• being young, single and male[9] with men (6%) were twice as likely as women (3%) to report being physically abused by someone under the influence of alcohol
  • 33% of people aged 14–19 years and 60% of those aged 20–24 living in rural areas having reported being victims of alcohol-related physical abuse[10]
  • men are more likely to be involved in incidents of physical abuse in pubs and clubs or in the street, whereas for women, these incidents are more likely to be in their own home[11]
  • alcohol consumption among young people is typified by frequent episodes of binge drinking and heavy drinking has been shown to be associated with aggression and violence [12]
  • alcohol-related violence in which both the victim and offender have consumed alcohol are more likely to be spontaneous or opportunistic and more likely to involve strangers[13].
  • alcohol-related assaults most commonly occur between 9 pm and 3 am on Friday and Saturday nights[14]
  • a significant proportion of offenders and victims of sexual assault have consumed alcohol and alcohol consumption increases the risk of sexual assault, as victims become less able to detect dangerous situations[15]
  • there is a relationship between seasonal changes, calendar events and major sporting events and the rate of reported incidents of violence, which can in part be explained by the increased level of alcohol consumed on these days.[16]

So how can Australia reduce the harms associated with alcohol? It makes sense to target the key risk factors that have been found to contribute to alcohol-related violence.

The Australian Institute of Criminology make the following suggestions:

  • identify and target those venues associated with the greatest number of problems
  • create a positive physical and social drinking environment to attract patrons that are more likely to be well behaved by setting and maintaining high standards for both venue operators and clientele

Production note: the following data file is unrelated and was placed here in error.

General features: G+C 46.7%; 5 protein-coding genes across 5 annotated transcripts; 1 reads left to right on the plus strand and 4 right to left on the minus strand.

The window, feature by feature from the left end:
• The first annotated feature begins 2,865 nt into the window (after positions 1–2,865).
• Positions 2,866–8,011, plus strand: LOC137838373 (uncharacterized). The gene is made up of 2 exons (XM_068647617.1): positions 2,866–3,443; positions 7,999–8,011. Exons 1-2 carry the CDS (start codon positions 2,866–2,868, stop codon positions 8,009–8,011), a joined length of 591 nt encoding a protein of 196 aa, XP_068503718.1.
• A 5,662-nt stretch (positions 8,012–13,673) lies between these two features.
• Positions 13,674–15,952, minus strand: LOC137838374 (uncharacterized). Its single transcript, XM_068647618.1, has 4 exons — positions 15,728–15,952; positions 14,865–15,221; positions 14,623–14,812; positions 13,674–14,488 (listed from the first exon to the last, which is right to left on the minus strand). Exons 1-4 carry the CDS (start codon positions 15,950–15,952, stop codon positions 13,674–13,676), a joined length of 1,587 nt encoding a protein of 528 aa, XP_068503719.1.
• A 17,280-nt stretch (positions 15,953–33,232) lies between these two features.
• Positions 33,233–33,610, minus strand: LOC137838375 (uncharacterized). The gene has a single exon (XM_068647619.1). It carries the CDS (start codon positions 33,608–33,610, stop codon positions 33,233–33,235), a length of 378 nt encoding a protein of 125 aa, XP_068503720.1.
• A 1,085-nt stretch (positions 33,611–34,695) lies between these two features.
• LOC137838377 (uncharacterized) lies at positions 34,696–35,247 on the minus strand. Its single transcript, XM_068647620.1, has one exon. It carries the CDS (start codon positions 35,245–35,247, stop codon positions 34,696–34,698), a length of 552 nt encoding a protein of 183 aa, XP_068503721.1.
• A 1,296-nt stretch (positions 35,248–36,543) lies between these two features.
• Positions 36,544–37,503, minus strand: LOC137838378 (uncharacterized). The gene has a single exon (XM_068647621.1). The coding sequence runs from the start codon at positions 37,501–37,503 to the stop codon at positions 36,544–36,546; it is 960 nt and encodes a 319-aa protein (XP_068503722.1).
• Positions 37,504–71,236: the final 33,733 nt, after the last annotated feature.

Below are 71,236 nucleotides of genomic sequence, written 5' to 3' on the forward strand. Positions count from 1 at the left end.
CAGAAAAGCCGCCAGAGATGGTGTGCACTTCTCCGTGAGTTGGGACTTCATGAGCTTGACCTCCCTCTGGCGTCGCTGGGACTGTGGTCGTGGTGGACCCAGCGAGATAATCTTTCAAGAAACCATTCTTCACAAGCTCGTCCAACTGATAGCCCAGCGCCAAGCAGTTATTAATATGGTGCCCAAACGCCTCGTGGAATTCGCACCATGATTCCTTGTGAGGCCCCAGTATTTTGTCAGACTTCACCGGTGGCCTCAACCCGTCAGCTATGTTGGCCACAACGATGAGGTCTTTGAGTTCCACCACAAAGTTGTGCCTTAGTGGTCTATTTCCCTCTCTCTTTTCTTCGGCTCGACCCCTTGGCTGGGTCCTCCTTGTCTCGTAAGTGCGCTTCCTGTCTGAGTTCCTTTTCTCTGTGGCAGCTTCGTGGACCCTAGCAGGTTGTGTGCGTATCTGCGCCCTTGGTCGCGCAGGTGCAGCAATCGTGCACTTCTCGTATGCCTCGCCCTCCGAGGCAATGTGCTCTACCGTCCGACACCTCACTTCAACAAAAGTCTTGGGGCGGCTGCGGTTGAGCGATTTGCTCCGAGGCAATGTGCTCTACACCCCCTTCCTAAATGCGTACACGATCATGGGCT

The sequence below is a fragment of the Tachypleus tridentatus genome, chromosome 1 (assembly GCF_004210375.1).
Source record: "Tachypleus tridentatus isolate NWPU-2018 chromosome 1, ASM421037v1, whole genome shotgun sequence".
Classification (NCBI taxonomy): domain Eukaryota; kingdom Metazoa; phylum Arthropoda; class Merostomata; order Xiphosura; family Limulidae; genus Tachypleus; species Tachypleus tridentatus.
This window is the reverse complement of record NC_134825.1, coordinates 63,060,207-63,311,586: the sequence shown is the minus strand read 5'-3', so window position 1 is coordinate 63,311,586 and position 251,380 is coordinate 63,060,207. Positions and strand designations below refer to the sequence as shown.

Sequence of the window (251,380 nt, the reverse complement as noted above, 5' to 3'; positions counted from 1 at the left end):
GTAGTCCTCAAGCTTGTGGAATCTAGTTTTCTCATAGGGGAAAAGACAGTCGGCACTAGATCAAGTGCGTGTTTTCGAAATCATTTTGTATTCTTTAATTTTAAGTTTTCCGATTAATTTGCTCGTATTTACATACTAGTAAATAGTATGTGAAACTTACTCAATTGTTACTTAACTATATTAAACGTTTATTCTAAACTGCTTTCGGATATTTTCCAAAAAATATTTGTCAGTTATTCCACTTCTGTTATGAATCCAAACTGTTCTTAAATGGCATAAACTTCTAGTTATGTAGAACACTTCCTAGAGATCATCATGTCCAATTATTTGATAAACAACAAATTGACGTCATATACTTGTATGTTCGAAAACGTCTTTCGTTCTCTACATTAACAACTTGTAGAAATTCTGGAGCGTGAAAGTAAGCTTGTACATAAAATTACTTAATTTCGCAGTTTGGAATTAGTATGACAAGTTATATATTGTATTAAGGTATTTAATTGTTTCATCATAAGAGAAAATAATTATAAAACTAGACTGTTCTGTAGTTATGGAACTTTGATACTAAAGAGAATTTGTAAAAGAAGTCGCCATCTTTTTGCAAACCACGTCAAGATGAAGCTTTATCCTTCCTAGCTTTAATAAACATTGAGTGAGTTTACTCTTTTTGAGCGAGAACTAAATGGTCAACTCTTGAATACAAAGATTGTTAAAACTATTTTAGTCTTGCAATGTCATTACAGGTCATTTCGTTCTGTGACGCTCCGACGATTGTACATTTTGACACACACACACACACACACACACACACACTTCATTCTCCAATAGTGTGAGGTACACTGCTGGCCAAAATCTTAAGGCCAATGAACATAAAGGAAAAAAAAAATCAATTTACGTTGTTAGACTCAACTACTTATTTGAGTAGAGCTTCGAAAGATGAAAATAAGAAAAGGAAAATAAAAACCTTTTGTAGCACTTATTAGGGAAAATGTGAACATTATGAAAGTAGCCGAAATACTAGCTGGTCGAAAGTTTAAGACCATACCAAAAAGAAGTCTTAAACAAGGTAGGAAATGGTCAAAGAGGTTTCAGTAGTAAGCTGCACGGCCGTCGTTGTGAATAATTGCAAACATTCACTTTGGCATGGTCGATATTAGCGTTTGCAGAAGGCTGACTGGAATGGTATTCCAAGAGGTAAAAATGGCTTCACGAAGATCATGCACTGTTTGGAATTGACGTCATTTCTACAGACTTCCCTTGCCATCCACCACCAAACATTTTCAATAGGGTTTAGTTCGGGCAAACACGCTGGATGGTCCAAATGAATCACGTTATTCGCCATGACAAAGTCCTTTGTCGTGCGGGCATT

• target multiple contributing factors rather than any single cause of alcohol-related violence
  • encourage and facilitate the reporting of victimisation
  • address alcohol-related violence in a range of settings, not just in entertainment precincts
  • be developed at the community level, where practical and appropriate, and adapted to suit local circumstances
  • be based on effective partnerships between all levels of government, non-government, private business, academia and the community
  • be supported by effective enforcement of existing liquor licensing laws.

As is the case with any community, interventions aimed at reducing the negative effects of alcohol and alcohol-related violence in Indigenous communities must attempt to address the factors that contribute to alcohol abuse.

Is alcohol a problem in your family? If it’s harming you, or someone you know, it may be time to seek advice from a professional.

You can contact one of the many services available, speak to your GP, local health service or call a helpline. There are trained telephone counsellors available in every Australian state and territory.

Drug Info : 1300 858 584

Family Drug Helpline : 1300 660 068

Youth Substance Abuse Service : 1800 014 446

Counselling Online : 1800 888 236

Kids Helpline : 1800 551 800

Parent line : 1300 301 300

Lifeline : 131114

Alcohol Drug Information Service (ADIS)
The Alcohol and Drug Information Centres are state and territory-based services that offer information, advice, referral, intake, assessment and support 24 hours a day.  ADIS offers services for individuals, their family and friends, general practitioners, other health professionals and business and community groups.

ADIS counsellors understand the difficulties of finding appropriate drug and alcohol treatment and use their knowledge and experience to assist callers.

Australian Capital Territory Alcohol & Drug Program: 02 6205 4545